Much more than a primer, Rasor writes for clergy, theology students, and interested laypeople who want to better understand the liberal religious tradition.

Product Code: 6055
ISBN: 9781558964846
Format: Paperback
Publisher: Skinner House
Pages: 256
Published Date: 04/25/2005
Availability:In stock
Price: $18.00

In the tradition of James Luther Adams, this clear-eyed yet hopeful analysis explores the dynamic tensions of liberal theology, committed to individual freedom on the one hand and community on the other. Much more than a primer, Rasor writes for clergy, theology students, and interested laypeople who want to better understand the liberal religious tradition. Rasor's audience reaches beyond Unitarian Universalism to mainline Protestant Christians, modernist Roman Catholics, post-Christians and humanists and liberal Quakers, among others.

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The Liberal Religious Mind-set

Sources of Liberal Theology in the Modern Period

The Postmodern Challenge

The Problem of the Self

Religious Experience and Language

Liberation Theology

The Challenge of Racism

Final Thoughts

Liberal theology is characterized by the belief that human religiousness should be understood from the perspective of modern knowledge and experience. It goes back just over two centuries. This is not very long in the Christian tradition and is but the blink of an eye in the larger context of human religiousness. Even in its short history, liberal theology, like other theologies, has suffered its ups and downs. A century ago, it was the dominant theological force in the West, and especially in North America. After a period of serious crisis, it has reemerged to again become a healthy current in the larger theological stream. It has not regained the prominence it once had and is not likely to do so in the future. Yet this is true of all other theological options as well, as theological pluralism has become the order of the day. But all in all, liberal theology is alive and well and remains one of several important theological options today.

At the same time, as we enter a new century, liberal theology must face several important issues. Many of these emerge out of the shifting historical circumstances that create the context for liberal theology’s voices. Simply put, we live in a world today that is very different from that which witnessed the emergence of liberal theology two centuries ago. Several features of this new context, especially those gathered under the postmodern umbrella, have forced liberal theology to reexamine some of its deepest and most cherished beliefs.

Not all the challenges facing liberal theology today are from outside the tradition. Liberalism has generated several of its own crises over the years, and it continues to do so. Indeed, liberal theology has some critical tensions built into its very structure. These tensions cannot be resolved; they are simply inherent in the liberal religious worldview. Living with them is part of what it means to be a religious liberal. In different historical circumstances, these tensions express themselves in different ways. We will begin by describing some of the tensions and confusions among religious liberals today. These observations will form the points of departure for the analyses undertaken in this book.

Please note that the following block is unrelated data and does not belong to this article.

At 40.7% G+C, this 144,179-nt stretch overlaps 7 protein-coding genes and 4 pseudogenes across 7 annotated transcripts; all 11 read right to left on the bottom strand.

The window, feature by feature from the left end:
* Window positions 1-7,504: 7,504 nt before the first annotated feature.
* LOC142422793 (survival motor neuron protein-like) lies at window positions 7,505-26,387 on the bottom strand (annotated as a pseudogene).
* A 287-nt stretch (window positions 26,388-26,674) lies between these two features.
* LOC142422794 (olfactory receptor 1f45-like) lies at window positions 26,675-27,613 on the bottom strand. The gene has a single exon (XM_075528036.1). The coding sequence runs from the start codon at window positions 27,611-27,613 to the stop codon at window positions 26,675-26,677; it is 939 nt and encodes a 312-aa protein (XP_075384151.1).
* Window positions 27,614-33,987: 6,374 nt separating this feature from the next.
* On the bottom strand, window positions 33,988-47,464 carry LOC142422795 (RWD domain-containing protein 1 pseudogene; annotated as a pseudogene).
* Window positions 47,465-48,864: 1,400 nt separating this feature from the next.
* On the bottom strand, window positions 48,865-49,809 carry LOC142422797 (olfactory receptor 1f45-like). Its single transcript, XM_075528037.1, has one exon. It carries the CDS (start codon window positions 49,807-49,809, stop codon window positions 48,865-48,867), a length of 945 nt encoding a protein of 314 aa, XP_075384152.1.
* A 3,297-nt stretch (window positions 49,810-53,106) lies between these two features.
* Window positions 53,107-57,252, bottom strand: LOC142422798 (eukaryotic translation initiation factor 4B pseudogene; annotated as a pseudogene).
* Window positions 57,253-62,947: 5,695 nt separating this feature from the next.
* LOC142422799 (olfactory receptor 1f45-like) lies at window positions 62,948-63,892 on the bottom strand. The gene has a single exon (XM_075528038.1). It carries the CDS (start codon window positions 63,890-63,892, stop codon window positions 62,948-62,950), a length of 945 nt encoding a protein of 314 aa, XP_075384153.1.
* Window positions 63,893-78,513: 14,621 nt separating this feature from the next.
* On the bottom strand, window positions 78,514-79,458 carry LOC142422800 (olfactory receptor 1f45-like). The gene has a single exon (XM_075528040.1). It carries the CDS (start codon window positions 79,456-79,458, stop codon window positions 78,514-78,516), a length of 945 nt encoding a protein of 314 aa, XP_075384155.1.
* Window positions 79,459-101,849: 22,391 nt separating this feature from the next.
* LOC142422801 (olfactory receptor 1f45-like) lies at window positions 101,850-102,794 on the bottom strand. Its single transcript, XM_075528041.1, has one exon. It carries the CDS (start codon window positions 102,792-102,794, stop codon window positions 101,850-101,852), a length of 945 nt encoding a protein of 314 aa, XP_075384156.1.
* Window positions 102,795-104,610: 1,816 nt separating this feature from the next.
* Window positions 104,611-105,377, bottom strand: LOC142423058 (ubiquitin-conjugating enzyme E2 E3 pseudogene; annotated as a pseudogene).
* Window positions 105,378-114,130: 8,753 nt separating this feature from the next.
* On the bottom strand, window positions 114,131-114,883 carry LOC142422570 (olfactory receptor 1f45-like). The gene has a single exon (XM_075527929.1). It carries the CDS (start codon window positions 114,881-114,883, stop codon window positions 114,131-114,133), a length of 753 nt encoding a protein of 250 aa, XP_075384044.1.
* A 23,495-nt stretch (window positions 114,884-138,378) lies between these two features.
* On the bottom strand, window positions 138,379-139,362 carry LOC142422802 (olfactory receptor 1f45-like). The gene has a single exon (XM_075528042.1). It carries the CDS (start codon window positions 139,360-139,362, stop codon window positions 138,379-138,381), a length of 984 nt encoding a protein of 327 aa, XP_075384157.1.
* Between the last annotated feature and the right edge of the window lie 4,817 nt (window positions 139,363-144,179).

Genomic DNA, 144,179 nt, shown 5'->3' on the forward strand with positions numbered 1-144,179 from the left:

"The twenty-first century is marked by events that raise a new questions concerning the nature of religion and the utility of theological discussions. Rasor’s book brings religious liberalism into this conversation: What is liberal religion? What is liberal theology? How do they function? His response to these questions is carefully constructed, and it is insightful. This book is an important contribution to theological discourse. All who struggle for or against liberal religion do well to read this text. I highly recommend it."

—Anthony B. Pinn, Agnes Cullen Arnold Professor of Humanities and Professor of Religious Studies, Rice University

“If there is one thing that is certain about liberal faith in the 21st century, it is this: everyone who tries to think clearly about how liberal theology can meet the challenges of the post-modern era will cite the clear thinking and sharp analysis of Paul Rasor.”

—John A. Buehrens, author, Understanding the Bible: An Introduction for Skeptics, Seekers and Religious Liberals; UUA President, 1993-2001

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